Teaching our Kids About Bad Bosses
Ever worked for a bad boss? I’m sure all of us can think of a least one boss that would, in one way or another, qualify as “bad.” Whether micromanaging your work, making nonsensical rules, or being the office gossip, you can likely name at least one boss that you came to despise.
Bad bosses are seemingly ubiquitous. But, were we ever warned about bad bosses? Were we ever taught how to handle a bad boss?
I certainly don’t ever remember being told by my parents, or anyone else, that some bosses are just plain bad. Rather, I grew up thinking two things related to work. First, the customer is always right. Second, your employer is always right too.
The closest advice I ever got about anything bad happening at work was to save my paystubs — you may need them to prove a mistake. So, I saved them. But, I never once needed them for anything other than loan applications.
I suppose, years ago, when bookkeeping was actually done in a book, paycheck errors occurred with some frequency. But, still, was that the only thing an employer could do wrong? Nothing else warranted a little heads-up?
It’s almost as if everyone just assumed that their bad boss story was more about themselves as an employee than it was about the boss. So, the stories never got shared.
But, then, once we discovered LinkedIn and Facebook, suddenly, we could read and comment on other people’s bad boss stories. We started to openly talk about how badly we were being treated.
Or maybe, bad bosses are a more recent phenomenon. Maybe bosses treated employees better in the decades before I started my career. So, there was no warning to provide.
It doesn’t really matter why we didn’t talk about bad bosses until recently. What matters is that we continue to share the stories. Not only amongst ourselves, but with our kids as well.
Our kids should know that some bosses are bad. That the employer is not always right. That Human Resources departments aren’t always there to help the humans.
Having a bad boss, or working in a toxic culture, is a horrible experience. Belief in yourself and your abilities begins to weaken. You start dreading even going to work, making your time away less rejuvenating. You even begin to question whether the fault lies within yourself.
With such a huge impact on our lives, it only makes sense to teach kids that not all employers are created equal. That as much as an opportunity may seem like a dream come true, sometimes it just isn’t worth it. In fact, sometimes, having a job with a bad employer does more harm to a career than never having had the job at all.
In the Future of Work, job changes will occur with greater frequency. Some workers will be displaced. Others will proactively seek job changes, hoping to avoid displacement. With each job change comes a risk. A risk of getting a bad boss.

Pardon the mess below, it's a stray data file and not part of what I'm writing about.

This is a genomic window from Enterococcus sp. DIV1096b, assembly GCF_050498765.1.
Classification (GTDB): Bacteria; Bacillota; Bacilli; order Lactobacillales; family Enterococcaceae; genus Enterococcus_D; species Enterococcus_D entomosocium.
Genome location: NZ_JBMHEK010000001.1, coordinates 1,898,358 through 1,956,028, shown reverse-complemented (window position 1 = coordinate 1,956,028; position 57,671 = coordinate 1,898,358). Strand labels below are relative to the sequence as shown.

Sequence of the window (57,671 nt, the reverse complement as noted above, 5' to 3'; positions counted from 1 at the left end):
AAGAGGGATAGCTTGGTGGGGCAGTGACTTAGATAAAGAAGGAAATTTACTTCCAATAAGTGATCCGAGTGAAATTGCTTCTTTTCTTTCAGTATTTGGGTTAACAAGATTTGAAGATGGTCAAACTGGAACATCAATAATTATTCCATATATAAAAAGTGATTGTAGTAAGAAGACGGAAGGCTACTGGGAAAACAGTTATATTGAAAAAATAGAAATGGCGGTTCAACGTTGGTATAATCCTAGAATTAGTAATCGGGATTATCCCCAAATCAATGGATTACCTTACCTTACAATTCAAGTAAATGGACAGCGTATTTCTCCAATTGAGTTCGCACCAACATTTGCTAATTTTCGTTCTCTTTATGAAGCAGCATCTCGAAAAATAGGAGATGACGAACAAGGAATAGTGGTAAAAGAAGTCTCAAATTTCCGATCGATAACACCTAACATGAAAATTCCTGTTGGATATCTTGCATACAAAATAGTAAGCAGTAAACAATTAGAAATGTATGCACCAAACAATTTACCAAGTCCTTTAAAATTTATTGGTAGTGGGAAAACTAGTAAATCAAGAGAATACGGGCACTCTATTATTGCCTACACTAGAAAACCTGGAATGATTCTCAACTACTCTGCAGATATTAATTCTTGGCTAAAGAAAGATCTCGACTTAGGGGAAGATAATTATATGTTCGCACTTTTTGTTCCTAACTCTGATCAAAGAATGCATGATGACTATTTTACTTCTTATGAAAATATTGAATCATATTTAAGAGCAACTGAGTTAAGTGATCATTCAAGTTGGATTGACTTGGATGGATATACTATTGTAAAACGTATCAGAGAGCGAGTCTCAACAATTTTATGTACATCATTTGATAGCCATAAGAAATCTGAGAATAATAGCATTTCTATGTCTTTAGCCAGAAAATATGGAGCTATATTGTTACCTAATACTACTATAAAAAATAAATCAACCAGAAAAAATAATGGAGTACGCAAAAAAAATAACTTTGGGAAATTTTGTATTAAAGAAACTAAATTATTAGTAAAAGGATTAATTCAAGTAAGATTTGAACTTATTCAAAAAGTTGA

Our kids should know about this possibility. Our kids should know how to evaluate employers. Hopefully, research on the front end will help avoid a bad boss all together.
In addition to LinkedIn and Facebook, bad boss stories also show up on job search sites. Think Glassdoor or Indeed. Not only can you find posted jobs, but the employers are reviewed and rated too — similar to how restaurants get reviewed and rated on Yelp.
Sure, the metrics aren’t precise. There can be overly disgruntled workers writing bad reviews, and overly zealous advocates writing good ones. But, in between all that, there are certainly noticeable trends that give insight on an employer’s culture. In this age of online reviews, we can learn so much about an employer. Before we even step foot in the place.
But, if a bad boss can’t be avoided, even with research before taking the job, it’s good to know what to do. Each type of bad boss will require a different response. So, the goal is not so much to give our kids an entire bad boss toolkit.
Rather, the goal is to give kids permission to be skeptical about how they’re being managed. To question whether continued employment, with that employer, is in their best interests. To think about changing jobs. Not because the work is bad, but because the boss is bad.
Kids should know that they’re not destined for mistreatment just because they need to work.
So, we need to teach our kids to seek advice, ask for help when they encounter poor management. Maybe it’s not a bad boss as much as a bad habit and some communication will help the relationship. Or, maybe it really is a bad boss, one who is looking the other way when wrongdoing or harassment occurs.
Teaching our kids a little self-advocacy will go a long way to empowering them. By giving them the ability to question, they can proactively seek solutions. Hopefully, well before they find themselves dreading work or believing they deserve mistreatment.
We work hard to help our kids develop into productive young adults. We teach them to believe in their abilities. We encourage them to explore and take risks. So, to have one bad boss undue any amount of our work, to me, is unacceptable.
So, we should prepare our kids. We should equip them. And, we should teach them to have confidence. The confidence to believe that no matter the job they do, they’re entitled to be treated with dignity.